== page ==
Media reports of the practice of chhaupadi are full of harrowing tales of suffering, and women dying of cold or suffocation during their monthly exile to the cowshed.
A recent trip across eight districts in Nepal’s Far West revealed a critical mass of women who are defying the practice and overcoming the superstitions that perpetuate it. Each of the women have a different reason for shunning the shed, but together they are breaking an entrenched taboo that has come to epitomise gender discrimination in Nepal.
Communicating to remote menstrual taboo, Sewa Bhattarai
That time of the month, Editorial
In Achham, a 23-year old girl bravely decided to stay at home, even though her mother goes to the shed. On occasions when they menstruate together, the daughter cooks food inside and takes it out for her mother. She says indignantly, “The municipality says there must be a toilet at home, but no one ever discusses that women must not be forced to live in cowsheds.”
Nirmala BK, 30, is also from Achham and is an example of how a mother’s courage can help eliminate practices like chhaupadi. Since she was not allowed to cook during her periods, Nirmala’s children would walk through town carrying flour, and beg people to cook roti for them. After seeing how miserable they were, the mother resolved to stay home and cook during menstruation.
Some women have supportive husbands who empowered them to break the taboo. In Bajhang one woman said her husband pressured her mother-in-law to be allowed to stay indoor during her periods. “My mother-in-law still tries to find out whether I am menstruating or not, but I just tell her a white lie that I took a medicine to stop the bleeding,” she added.
These young women from the Far West bravely defied local tradition, and happily refused to be banished to cow sheds during their periods.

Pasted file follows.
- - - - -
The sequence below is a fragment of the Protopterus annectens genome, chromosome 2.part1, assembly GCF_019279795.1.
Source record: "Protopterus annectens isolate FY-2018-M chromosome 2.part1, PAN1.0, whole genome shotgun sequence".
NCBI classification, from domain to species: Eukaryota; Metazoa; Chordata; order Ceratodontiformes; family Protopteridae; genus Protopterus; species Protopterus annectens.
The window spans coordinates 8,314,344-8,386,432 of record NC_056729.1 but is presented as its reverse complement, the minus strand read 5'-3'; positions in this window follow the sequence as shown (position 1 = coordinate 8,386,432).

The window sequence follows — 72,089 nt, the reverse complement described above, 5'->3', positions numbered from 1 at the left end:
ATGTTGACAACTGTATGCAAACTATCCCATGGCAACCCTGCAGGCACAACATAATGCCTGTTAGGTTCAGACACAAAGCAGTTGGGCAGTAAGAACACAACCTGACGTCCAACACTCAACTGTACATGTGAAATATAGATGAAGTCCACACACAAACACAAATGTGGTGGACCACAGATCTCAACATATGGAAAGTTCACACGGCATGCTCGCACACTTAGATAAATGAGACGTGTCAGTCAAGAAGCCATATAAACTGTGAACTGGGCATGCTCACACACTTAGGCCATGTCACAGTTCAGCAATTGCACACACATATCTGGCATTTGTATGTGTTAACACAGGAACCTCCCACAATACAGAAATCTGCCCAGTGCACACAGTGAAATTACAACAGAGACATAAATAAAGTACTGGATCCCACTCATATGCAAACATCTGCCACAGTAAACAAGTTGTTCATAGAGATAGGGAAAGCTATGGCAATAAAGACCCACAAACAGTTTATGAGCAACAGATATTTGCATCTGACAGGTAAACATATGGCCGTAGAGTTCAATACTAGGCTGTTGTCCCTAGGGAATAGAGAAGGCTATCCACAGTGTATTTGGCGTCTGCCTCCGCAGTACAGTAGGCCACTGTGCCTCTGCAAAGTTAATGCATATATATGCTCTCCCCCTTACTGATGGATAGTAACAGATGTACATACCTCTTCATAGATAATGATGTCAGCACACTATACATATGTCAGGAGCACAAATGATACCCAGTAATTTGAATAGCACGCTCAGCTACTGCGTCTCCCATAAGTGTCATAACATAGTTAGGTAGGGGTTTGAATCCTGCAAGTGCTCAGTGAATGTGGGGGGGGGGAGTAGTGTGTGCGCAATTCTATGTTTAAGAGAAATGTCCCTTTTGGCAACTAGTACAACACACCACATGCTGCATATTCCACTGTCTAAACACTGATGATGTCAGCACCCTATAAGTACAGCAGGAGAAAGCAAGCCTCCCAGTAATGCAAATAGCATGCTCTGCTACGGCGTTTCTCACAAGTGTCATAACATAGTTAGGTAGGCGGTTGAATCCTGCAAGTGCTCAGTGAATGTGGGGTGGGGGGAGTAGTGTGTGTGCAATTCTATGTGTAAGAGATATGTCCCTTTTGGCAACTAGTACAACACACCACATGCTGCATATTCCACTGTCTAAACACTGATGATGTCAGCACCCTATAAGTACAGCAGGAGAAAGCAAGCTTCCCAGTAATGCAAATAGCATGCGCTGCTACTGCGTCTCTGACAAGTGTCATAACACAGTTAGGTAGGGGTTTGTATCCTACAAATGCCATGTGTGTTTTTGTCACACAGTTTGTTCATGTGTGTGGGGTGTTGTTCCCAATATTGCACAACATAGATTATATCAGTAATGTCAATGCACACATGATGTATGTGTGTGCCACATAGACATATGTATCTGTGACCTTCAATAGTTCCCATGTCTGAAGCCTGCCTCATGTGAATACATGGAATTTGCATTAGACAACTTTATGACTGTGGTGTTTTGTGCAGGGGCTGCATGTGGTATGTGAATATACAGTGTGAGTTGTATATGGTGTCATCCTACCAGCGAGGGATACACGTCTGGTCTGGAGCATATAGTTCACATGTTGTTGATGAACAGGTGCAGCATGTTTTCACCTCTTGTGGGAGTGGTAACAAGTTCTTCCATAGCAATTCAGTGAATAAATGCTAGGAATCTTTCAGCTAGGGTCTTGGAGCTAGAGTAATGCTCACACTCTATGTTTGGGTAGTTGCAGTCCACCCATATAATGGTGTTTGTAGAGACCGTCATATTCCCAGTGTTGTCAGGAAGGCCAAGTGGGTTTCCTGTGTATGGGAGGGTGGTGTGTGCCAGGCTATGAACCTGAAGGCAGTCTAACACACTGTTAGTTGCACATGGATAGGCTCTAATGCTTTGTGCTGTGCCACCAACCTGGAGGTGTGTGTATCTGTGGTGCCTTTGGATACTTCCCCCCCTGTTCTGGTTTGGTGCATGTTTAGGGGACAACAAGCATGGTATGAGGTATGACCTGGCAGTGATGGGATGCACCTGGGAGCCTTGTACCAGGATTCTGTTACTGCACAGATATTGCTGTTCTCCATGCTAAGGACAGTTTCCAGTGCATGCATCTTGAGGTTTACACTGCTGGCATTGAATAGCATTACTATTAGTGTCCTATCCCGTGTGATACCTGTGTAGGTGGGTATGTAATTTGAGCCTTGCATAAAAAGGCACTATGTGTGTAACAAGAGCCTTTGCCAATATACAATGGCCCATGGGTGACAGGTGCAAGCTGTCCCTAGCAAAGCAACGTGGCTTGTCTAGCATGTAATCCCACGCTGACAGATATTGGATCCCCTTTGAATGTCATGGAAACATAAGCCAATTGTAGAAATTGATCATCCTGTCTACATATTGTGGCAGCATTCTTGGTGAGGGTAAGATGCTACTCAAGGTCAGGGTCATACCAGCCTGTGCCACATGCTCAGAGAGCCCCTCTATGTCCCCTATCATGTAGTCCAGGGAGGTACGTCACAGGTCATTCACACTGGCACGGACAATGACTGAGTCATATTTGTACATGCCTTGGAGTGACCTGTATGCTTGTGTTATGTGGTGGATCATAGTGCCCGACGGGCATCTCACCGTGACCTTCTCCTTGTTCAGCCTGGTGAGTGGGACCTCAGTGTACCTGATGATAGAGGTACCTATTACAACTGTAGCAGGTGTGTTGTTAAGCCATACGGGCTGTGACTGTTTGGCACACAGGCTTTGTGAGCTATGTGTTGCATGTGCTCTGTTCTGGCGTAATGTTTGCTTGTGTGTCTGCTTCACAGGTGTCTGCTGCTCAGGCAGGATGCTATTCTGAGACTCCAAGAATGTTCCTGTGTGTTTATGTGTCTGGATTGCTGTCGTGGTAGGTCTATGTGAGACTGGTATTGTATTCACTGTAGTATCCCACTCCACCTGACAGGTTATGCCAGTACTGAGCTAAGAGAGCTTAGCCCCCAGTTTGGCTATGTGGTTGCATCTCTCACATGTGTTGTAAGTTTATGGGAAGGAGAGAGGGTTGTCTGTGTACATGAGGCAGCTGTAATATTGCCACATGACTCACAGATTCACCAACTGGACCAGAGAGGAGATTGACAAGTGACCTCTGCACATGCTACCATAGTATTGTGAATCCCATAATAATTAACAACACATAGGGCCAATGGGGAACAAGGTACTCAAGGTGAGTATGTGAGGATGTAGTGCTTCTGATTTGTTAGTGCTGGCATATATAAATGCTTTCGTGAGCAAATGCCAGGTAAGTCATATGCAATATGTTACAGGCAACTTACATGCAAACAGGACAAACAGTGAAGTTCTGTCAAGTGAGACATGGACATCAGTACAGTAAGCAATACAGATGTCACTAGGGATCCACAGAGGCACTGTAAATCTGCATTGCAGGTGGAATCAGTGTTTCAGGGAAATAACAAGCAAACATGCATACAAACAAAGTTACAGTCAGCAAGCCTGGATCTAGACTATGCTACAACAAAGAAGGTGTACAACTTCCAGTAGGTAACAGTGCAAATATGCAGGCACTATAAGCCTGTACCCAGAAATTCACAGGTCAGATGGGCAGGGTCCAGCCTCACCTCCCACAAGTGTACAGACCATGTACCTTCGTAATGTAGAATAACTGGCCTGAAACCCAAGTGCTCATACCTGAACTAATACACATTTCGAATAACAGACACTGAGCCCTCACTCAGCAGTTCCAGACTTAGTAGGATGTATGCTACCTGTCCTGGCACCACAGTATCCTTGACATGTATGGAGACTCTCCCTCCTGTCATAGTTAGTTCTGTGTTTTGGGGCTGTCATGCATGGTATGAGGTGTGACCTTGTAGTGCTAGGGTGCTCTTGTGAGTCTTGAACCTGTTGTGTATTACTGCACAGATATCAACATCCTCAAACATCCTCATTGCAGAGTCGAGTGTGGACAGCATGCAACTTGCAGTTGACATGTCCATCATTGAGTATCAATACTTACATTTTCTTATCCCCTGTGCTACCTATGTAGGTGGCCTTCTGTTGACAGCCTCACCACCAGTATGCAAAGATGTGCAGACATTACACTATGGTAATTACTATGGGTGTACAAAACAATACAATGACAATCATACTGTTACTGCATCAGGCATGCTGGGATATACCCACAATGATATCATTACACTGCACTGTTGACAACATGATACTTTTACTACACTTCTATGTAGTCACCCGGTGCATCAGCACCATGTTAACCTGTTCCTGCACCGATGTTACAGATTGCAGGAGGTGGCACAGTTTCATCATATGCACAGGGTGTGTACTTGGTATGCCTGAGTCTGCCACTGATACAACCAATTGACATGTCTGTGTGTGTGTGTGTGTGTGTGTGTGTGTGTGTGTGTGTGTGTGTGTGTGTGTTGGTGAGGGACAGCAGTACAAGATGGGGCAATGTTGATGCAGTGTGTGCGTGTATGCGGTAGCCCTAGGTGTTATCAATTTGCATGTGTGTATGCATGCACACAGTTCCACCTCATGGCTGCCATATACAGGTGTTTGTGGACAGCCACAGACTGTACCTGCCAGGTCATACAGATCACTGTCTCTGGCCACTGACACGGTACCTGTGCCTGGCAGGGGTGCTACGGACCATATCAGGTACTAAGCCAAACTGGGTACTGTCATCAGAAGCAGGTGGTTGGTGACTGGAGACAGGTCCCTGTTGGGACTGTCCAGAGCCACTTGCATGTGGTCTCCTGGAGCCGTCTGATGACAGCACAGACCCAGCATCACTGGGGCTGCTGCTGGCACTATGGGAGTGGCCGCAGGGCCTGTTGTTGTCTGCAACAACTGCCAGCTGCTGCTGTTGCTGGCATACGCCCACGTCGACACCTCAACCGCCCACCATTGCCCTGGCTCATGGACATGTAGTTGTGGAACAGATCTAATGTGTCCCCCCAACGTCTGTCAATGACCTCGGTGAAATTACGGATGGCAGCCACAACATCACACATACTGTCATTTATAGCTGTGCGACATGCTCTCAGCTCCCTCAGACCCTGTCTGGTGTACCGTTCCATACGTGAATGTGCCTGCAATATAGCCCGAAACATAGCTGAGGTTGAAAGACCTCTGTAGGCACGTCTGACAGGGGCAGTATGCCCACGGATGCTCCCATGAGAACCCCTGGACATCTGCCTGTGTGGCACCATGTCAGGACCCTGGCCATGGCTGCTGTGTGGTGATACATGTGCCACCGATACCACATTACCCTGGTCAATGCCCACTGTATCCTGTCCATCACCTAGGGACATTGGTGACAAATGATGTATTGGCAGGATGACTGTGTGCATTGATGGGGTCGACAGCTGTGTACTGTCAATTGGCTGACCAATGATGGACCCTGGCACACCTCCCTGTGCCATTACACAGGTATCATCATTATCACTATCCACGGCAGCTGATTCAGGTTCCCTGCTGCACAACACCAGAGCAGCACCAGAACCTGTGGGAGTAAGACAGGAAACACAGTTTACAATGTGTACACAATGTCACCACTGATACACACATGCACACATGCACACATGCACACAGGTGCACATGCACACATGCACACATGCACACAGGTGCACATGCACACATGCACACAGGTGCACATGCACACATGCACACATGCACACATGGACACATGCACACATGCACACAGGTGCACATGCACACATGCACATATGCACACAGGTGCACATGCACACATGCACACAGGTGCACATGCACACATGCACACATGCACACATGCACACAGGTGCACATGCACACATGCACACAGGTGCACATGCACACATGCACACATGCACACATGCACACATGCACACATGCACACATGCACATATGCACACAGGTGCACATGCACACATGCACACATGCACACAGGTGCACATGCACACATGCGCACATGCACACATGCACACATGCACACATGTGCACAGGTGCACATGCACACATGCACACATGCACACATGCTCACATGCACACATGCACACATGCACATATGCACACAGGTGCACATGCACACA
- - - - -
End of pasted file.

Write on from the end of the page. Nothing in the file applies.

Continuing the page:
Ramaroshni Giri stays at home during menstruation for safety reasons, but has gone one step further to break the taboo about milking livestock during her periods. “If I don’t do it, the cows will not give milk, and besides, none of the cows have died,” Giri says.
A teenage girl in Achham kept her monthly cycle a secret because her mother threatened to kick her out of the house if she stayed indoors.
One day, coming home from school the girl was shocked to see that her younger siblings had gone hungry all day because their mother was in the shed. She flew into a rage against her mother: “Does our religion say the children have to go hungry?” After that outburst, the mother now stays home and cooks even during her periods.
There is superstition that the shaman will shiver if a menstruating woman touches him. So, 35-year-old Gangadevi Bista from Doti decided to test that. Feigning an illness, Bista showed her hand to a dhami during her periods, but not a shiver from him. She made sure the whole village found out about it.
Apsara Kunwar, 30, shun the shed 15 years ago and has never gone back.
Village women in Achham meet to discuss why the supersition is against the law, and a violation of human rights.
A restaurant owner in Achham has abandoned chhaupadi , saying her business would collapse if she banished herself to a shed every month. “The elders, dhami and jhankri have all eaten the food I cooked even during my periods, none of them fell sick,” she says.
A Dalit woman almost lost her baby son while she was in the shed in winter. She fell asleep with her eight-month-old in the shed and they were both nearly killed by a fire. She has not gone back to the shed after that.
Many equate chhaupadi with poverty, but it is a product of a deep-seated patriarchy. In spite of positive changes, the practice continues and the pain of many women proves that raising awareness alone is not enough. Chhaupadi has already been criminalised by law, and needs to be strictly enforced.